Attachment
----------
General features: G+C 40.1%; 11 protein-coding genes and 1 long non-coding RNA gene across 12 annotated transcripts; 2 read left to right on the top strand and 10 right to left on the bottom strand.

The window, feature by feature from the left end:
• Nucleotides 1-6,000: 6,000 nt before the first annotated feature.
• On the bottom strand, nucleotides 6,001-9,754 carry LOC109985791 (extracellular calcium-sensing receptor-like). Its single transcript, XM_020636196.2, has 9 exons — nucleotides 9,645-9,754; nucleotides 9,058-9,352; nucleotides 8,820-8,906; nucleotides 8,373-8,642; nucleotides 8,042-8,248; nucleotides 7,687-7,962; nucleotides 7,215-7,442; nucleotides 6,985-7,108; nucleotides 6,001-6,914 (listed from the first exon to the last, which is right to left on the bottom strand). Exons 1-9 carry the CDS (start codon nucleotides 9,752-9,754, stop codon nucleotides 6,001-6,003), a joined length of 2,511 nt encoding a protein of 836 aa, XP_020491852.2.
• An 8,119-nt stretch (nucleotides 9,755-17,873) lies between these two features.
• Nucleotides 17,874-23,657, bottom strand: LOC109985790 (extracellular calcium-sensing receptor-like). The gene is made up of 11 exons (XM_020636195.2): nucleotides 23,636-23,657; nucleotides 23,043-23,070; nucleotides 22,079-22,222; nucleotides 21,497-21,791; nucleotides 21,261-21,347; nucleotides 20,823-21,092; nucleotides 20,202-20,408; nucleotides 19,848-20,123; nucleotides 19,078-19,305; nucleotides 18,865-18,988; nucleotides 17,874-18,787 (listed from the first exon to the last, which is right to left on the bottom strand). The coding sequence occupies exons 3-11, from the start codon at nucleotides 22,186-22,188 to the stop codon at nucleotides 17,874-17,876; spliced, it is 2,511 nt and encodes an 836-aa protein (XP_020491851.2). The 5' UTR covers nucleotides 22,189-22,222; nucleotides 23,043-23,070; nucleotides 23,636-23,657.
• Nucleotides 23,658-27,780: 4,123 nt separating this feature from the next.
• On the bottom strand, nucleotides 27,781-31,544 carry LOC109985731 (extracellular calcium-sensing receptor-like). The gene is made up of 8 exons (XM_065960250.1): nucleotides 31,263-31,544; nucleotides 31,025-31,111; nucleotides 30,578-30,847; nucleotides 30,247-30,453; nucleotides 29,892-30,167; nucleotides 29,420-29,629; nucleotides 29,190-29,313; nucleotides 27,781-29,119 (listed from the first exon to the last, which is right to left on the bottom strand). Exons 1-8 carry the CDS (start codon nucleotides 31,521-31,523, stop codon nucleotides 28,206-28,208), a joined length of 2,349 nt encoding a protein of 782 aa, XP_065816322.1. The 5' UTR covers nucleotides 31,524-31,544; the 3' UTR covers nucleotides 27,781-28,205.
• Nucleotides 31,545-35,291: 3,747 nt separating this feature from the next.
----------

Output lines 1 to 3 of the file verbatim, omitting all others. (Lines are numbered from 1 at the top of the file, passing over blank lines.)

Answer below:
General features: G+C 40.1%; 11 protein-coding genes and 1 long non-coding RNA gene across 12 annotated transcripts; 2 read left to right on the top strand and 10 right to left on the bottom strand.

The window, feature by feature from the left end:
• Nucleotides 1-6,000: 6,000 nt before the first annotated feature.